Faster Internet service is a goal in itself, and also a symbol of where Greensboro needs to go and how we might get there.
My newspaper column is about the changes the Google campaign is bringing to GSO, and the need to maintain momentum for change whether or not we land the project.
An early deadline meant Guilford County commissioner Kirk Perkins didn't get due credit for his role in making that board's resolution happen.
Also, Roch goes old media with a column on the benefits of broader broadband.
Google helps, win or lose
News & Record
The Great Google Sweepstakes of 2010 could bring good things to Greensboro, even if the city is not chosen as a test market for super-high-speed Internet service.
If we do make the cut, well, great. A huge infrastructure investment by one of the world's most-admired companies would bring all kinds of benefits, making us a more attractive place to live, do business, and go to school -- attributes that would be magnified by national media attention for years to come. As someone who has telecommuted to a job in New York for more than a decade, writing and editing articles about business, culture and technology, I can't think of a more exciting opportunity for my hometown.
But winning the bake-off is a long shot, even though Greensboro may be more appealing to Google than you might think (Jack Whitley, a technology executive with Replacements Ltd. who is advising city staff as it answers Google's request for information, created a partial list of our strengths in a document prepared for the official application team; you can read some of his ideas here).
We're competing against dozens of cities from across the country, and many of the factors that will inform Google's decision are beyond our control. No matter how detailed the city's response, no matter the volume and quality of the public response, we could be undone by geography, demographics or other things we can't change.
What's important to understand is that the effort itself matters -- a lot. The idea of Greensboro being united behind anything is exciting, and this initiative has brought people and institutions together in a way rarely seen around here. Neither the good vibes nor the intensive focus on 21st century economic development should end with the competition. Win or lose, we have a chance to remix our greatest hits and to try again on some misses, to become a new Gate City with a vibrant creative culture and some world-class infrastructure.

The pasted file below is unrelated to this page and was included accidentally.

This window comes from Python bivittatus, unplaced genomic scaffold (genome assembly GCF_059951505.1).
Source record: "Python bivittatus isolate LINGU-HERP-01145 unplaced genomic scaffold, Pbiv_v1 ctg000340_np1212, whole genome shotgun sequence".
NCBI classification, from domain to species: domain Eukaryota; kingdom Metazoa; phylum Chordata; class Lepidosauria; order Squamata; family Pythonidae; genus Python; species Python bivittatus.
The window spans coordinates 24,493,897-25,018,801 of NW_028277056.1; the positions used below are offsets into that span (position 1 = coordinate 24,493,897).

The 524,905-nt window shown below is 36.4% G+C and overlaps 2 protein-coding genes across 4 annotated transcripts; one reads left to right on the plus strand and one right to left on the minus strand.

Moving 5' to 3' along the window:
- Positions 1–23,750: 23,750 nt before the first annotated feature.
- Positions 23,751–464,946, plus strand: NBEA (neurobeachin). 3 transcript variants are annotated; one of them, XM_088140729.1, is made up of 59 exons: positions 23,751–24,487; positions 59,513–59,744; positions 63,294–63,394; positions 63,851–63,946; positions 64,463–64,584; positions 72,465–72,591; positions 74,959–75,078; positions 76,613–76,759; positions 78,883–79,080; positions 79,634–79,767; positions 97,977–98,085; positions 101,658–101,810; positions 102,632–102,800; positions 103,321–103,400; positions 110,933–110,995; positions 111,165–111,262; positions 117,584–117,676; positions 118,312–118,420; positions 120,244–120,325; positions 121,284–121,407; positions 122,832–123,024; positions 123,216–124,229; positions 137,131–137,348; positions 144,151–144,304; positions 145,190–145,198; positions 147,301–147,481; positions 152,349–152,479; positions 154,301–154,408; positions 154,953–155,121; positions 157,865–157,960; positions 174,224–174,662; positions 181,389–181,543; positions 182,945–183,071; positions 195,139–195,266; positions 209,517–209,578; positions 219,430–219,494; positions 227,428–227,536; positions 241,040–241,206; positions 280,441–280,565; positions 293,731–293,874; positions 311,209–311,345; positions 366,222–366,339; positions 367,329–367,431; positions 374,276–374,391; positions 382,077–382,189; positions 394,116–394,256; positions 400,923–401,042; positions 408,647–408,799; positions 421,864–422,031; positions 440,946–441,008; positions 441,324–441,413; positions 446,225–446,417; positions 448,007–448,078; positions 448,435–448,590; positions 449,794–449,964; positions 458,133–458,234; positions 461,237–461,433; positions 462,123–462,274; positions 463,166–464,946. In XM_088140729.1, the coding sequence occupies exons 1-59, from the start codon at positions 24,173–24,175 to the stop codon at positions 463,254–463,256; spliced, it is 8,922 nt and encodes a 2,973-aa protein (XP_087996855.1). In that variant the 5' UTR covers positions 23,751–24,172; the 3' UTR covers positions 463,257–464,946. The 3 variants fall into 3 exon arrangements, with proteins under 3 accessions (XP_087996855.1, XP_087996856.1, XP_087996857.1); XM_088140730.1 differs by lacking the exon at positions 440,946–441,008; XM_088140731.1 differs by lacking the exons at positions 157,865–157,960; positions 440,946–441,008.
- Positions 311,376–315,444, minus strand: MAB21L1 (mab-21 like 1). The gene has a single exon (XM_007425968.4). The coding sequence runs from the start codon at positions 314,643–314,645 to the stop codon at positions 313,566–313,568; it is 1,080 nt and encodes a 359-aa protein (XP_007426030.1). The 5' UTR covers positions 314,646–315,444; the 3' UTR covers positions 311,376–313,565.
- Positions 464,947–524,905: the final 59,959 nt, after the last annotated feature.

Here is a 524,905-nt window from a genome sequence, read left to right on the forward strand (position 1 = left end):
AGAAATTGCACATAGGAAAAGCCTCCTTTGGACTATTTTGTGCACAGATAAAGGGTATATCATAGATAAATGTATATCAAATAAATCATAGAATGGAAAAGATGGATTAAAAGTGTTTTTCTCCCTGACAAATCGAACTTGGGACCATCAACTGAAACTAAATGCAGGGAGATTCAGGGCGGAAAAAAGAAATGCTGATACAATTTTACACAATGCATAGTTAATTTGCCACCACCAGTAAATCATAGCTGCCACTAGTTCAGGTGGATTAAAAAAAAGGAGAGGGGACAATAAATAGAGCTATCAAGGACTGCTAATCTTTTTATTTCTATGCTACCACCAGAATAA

You can already sense an impact on the political scene, where attitudes toward the Google project offer an indication of cluefulness. City Council members, including Danny Thompson, Nancy Vaughan, Robbie Perkins and Zack Matheny, were quick to grasp the value of this effort and the need for coordinated action. Mayor Bill Knight, meanwhile, has been vaguely positive but curiously detached, even as his peers in other cities have helped lead the charge.
The first county commissioner to respond to my e-mail about supporting the Google project was Republican Linda Shaw, who said she would reach out across party and jurisdictional lines to find ways to pitch in.
It's also been interesting to watch traditional power centers -- groups like Action Greensboro and the Chamber of Commerce, as well as elected officials and city staff -- interact with unruly bloggers and community activists. The suits need the bloggers to help them navigate the real-time, on-the-fly environment created by Google's schedule, while the Web-heads need the business community to lend influence, ideas and resources to the project. Some messages have been lost in translation -- my own sarcastic online voice has not always made for easy communication with the politicians and power-brokers -- but we're learning from each other, and maybe we'll come away from this with a more collaborative, transparent civic culture that can be applied to other projects.
You can see the possibilities in the way the city has incorporated tools designed by bloggers Roch Smith Jr. and Greensboro is Talking's The Shu Ross Myers into its official Google Web site, and the quick response by the city and the Greensboro Partnership to suggestions on publicizing the Facebook page managed by volunteer Jay Ovittore and the official Google form that anyone can use to nominate Greensboro.
So what happens if Google passes us by? If we just hang our heads and talk about the one that got away, not much. But if we work to maintain the coalition that's formed around this project, we might make headway with other Internet service providers who are looking to compete in the broadband arena, and influence the regulators in Raleigh who seem more interested in cable-company cash than consumer wants and needs. Maybe Action Greensboro could rekindle its long-dormant interest in a public wireless network, this time with broad-based support. Faster Internet service is a goal in itself, and also a symbol of where Greensboro needs to go and how we might get there.
© News & Record 2010